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Seminar burkholderia 1


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Seminar burkholderia 1

  1. 1. Burkholderia Dr Sandhya Kulkarni
  2. 2. OUTLINE • Introduction • History & Diversity and taxonomy • Epidemiology – Agent • Morphology and cultural characteristics • Virulence factors and pathogenesis, immunopathogenesis – Environment – Host • Risk factors • Clinical syndromes • Laboratory diagnosis • Management and Prevention
  4. 4. Introduction • Complex group of organisms exhibiting extreme diversity in • Genus contains over 40 species • Host specificity • Biochemical and physiologic activity • Nonfermenting gram negative bacteria - NFGNB – ? Emerging bacterial pathogens / often missed either as contaminants or reported as Pseudomonas species across the world • Burkholderia pseudomallei • Burkholderia mallei • Burkholderia cepacia complex – BCC – HETEROGENOUS GROUP OF nine genomovars • Burkholderia gladioli • Key microbial constituents of rhizosphere – Role in environment
  5. 5. Emerging pathogens • Burkholderia pseudomallei – Causative microbe of Meliodosis / Whitmore's disease – Recent recognition southeast Asia, Australia – Possibly under-diagnosed in India • Burkholderia cepacia complex – BCC – Increasingly common nosocomial pathogen & recent reports of community aquired infections • high intrinsic and acquired antimicrobial resistance, lack of effective antibiotics, and survival ability in the environment for prolonged periods of time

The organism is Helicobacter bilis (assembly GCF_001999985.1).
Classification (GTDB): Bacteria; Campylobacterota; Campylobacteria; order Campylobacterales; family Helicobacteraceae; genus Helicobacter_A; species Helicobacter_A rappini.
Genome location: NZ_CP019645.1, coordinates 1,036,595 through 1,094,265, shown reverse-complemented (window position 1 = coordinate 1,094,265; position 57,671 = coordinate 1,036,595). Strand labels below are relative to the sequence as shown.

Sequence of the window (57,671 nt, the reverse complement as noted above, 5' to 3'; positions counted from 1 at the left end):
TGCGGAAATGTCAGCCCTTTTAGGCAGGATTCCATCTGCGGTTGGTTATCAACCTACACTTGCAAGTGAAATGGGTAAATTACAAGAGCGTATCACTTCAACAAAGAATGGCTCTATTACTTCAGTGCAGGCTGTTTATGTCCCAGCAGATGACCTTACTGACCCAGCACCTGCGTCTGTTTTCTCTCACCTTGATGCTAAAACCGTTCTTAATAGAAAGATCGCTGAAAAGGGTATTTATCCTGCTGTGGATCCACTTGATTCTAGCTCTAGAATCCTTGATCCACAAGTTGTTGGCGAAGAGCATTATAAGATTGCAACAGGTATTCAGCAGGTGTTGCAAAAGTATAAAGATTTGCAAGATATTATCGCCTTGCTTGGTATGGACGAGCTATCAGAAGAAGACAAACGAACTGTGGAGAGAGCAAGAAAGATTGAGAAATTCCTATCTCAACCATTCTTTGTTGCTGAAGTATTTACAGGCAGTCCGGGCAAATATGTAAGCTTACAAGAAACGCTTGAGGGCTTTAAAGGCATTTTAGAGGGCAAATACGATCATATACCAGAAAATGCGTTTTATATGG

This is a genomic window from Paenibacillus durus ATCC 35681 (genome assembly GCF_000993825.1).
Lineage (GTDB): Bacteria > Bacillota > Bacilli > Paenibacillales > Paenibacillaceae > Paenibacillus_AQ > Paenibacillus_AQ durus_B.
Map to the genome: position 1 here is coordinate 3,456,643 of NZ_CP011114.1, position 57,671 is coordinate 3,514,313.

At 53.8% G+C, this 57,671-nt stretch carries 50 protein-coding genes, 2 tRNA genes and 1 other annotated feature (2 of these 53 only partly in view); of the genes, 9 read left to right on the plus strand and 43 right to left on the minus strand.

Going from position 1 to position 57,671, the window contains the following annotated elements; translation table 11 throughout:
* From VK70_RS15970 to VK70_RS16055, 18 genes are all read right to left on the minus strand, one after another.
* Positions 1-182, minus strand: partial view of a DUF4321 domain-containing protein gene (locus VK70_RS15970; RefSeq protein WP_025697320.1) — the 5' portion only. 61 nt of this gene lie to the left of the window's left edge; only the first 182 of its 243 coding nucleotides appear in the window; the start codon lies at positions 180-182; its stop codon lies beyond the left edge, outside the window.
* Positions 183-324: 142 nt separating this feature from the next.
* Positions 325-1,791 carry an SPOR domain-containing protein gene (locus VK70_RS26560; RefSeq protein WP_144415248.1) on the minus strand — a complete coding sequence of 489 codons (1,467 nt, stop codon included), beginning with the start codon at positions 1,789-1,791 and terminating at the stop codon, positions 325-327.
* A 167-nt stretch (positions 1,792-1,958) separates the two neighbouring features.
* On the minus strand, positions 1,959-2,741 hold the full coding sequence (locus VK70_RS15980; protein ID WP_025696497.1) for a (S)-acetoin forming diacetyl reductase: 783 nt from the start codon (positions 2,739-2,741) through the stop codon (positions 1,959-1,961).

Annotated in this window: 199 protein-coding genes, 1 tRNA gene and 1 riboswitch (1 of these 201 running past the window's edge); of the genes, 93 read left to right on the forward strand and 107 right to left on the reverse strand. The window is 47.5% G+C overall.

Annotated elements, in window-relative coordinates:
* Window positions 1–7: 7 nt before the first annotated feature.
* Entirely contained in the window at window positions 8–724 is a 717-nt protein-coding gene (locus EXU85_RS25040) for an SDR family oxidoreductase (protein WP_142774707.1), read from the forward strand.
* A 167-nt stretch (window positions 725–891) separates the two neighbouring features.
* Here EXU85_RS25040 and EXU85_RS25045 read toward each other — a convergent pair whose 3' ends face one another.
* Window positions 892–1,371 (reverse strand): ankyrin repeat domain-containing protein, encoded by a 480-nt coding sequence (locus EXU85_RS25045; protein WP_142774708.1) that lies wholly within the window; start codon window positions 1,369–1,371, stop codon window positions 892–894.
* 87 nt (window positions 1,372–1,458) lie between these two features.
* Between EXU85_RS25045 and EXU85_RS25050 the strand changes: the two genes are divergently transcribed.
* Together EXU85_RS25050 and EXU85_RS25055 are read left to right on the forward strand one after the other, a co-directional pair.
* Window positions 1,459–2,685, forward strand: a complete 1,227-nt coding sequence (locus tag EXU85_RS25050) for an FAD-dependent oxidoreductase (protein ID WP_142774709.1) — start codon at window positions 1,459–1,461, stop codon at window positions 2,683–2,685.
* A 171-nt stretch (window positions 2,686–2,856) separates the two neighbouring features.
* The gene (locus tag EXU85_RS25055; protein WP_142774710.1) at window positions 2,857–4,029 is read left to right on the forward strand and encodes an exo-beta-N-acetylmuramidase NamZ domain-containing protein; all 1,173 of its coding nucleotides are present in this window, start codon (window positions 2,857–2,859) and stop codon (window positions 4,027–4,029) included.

6. 6. Burkholderia - Role in Rhizosphere – Gulf between agricultural and medical sciences • Fixation of atmospheric nitrogen • Inhibition of plant pathogens including fungi • Degradation of complex compounds like phosphates • Used in agriculture – for economical reason – Biocontrol – Bioremediation – Plant growth promotion